Create a directory for 3rd party addons

$ mkdir /opt/odoo/odoo/custom-addons

This directory should be added to the  addons_path parameter that defines the directories where Odoo looks for modules. Exit the Odoo system user.

$ exit

Step 5 – Configure Odoo

Copy the default Odoo configuration file to create a new one.

$ sudo cp /opt/odoo/odoo/debian/odoo.conf /etc/odoo.conf

Open the file for editing.

$ sudo nano /etc/odoo.conf

Edit the file so that it looks like the following.

[options]
; This is the password that allows database operations:
admin_passwd = admin
db_host = postgresql.yourdomain.com
db_port = False
db_user = odoo
db_password = odoo_password
addons_path = /opt/odoo/odoo/addons, /opt/odoo/odoo/custom-addons
xmlrpc_port = 8069
default_productivity_apps = True

Press Ctrl + X to close the editor and press Y when prompted to save the file.

The option admin_passwd is the password that allows administrative operations within the Odoo GUI. Be sure to choose a secure password.

The option db_host is the FQDN or the IP address of the PostgreSQL server.

The option db_port is set to false since the default PostgreSQL port 5432 is being used. If you want to use a different port, you will need to update this value.

The option db_user is the name of the PostgreSQL user.

The option db_password is the PostgreSQL ‘odoo’ user password we created previously on the PostgreSQL server.

The option addons_path is the default Addons path. You can also add a custom path for Addons separating them with commas.

The option xmlrpc_port is the port that Odoo listens on.

The option default_productivity_apps makes sure the default productivity apps (namely Employees, Email Marketing, Project, and Surveys) remain enabled. These four apps are the default on the Odoo Community Edition. On the Enterprise edition, there are additional productivity apps that can be enabled by default which are Appointments, Knowledge, Planning, and Sign.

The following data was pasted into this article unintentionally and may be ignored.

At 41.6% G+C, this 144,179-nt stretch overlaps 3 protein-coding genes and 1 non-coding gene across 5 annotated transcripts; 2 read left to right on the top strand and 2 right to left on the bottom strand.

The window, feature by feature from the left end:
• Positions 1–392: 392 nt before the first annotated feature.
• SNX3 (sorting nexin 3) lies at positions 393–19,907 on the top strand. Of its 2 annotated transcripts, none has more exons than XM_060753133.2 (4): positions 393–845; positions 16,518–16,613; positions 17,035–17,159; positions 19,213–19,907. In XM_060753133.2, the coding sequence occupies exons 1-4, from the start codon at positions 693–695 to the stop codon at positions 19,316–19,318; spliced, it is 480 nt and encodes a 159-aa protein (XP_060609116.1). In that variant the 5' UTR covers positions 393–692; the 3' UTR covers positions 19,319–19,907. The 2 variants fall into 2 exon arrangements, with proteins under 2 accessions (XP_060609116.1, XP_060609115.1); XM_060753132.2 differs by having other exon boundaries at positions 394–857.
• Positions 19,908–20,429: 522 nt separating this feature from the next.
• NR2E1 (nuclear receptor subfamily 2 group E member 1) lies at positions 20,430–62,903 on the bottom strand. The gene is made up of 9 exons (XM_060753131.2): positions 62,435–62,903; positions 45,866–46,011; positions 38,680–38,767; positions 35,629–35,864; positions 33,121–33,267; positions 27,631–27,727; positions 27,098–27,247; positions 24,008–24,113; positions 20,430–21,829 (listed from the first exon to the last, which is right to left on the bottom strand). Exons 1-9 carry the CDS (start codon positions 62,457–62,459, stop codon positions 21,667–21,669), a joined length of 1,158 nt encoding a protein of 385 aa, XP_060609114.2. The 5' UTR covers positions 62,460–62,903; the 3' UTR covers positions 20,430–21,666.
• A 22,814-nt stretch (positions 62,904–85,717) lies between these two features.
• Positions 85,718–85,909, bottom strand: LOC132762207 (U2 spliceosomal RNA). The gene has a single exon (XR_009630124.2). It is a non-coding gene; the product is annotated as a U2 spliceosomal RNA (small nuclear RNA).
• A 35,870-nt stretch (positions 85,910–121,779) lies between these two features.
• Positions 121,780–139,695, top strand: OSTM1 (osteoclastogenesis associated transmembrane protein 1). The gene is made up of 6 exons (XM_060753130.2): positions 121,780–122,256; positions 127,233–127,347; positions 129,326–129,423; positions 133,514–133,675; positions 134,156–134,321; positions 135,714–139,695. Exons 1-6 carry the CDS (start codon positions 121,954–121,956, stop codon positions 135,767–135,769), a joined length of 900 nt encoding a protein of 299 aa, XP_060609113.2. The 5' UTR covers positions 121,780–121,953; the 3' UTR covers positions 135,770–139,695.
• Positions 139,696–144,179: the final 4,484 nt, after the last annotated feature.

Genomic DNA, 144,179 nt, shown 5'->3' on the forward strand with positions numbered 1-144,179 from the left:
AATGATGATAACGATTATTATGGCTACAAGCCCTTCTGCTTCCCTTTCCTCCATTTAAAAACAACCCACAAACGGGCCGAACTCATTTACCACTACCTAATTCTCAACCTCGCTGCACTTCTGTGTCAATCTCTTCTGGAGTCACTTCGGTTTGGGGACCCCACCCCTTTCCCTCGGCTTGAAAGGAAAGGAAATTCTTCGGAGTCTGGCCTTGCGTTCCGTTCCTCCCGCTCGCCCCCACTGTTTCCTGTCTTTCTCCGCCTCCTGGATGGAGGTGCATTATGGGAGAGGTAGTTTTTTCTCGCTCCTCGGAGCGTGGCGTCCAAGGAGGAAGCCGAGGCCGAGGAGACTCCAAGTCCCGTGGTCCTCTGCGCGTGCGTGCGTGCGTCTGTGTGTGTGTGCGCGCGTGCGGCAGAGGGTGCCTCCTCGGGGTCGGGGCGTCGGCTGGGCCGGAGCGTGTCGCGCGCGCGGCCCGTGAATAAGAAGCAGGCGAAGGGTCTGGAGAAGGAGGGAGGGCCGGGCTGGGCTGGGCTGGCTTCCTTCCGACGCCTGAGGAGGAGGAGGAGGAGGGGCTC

Create Odoo service

To make sure Odoo keeps running even after a system restarts, we need to create a service for it.

Create a file /lib/systemd/system/odoo-server.service and open it for editing.

$ sudo nano /lib/systemd/system/odoo-server.service

Paste the following code in it.

[Unit]
Description=Odoo Open Source ERP and CRM
Requires=postgresql-16.service
After=network.target postgresql-16.service

[Service]
Type=simple
SyslogIdentifier=odoo-server
User=odoo
Group=odoo
ExecStart=/opt/odoo/odoo-env/bin/python3 /opt/odoo/odoo/odoo-bin --config=/etc/odoo.conf --addons-path=/opt/odoo/odoo/addons/ --logfile /var/log/odoo/odoo-server.log
WorkingDirectory=/opt/odoo/odoo/
StandardOutput=journal+console
KillMode=mixed

[Install]
WantedBy=multi-user.target

Replace /home/<username> with the location you chose for installing the Python Virtual Environment.

Press Ctrl + X to close the editor and press Y when prompted to save the file.

Create a Log directory for Odoo

$ sudo mkdir /var/log/odoo

Set File permissions

Set permissions on the odoo-server.service file so that only Odoo users can read or execute it.

$ sudo chmod 755 /lib/systemd/system/odoo-server.service
$ sudo chown odoo: /lib/systemd/system/odoo-server.service

Set the ownership on the Python environment, the Odoo installation, and the log directory.

$ sudo chown -R odoo: /opt/odoo/
$ sudo chown -R odoo: /opt/odoo/odoo-env
$ sudo chown -R odoo: /var/log/odoo

Restrict the Odoo configuration file.

$ sudo chown odoo: /etc/odoo.conf
$ sudo chmod 640 /etc/odoo.conf

Start the Odoo server

Start and enable the Odoo server.

$ sudo systemctl start odoo-server
$ sudo systemctl enable odoo-server

Check the status of the server.

$ sudo systemctl status odoo-server
? odoo-server.service - Odoo Open Source ERP and CRM
     Loaded: loaded (/usr/lib/systemd/system/odoo-server.service; enabled; preset: disabled)
     Active: active (running) since Tue 2024-04-09 23:59:38 UTC; 1s ago
   Main PID: 102598 (python3)
      Tasks: 4 (limit: 10736)
     Memory: 69.6M
        CPU: 895ms
     CGroup: /system.slice/odoo-server.service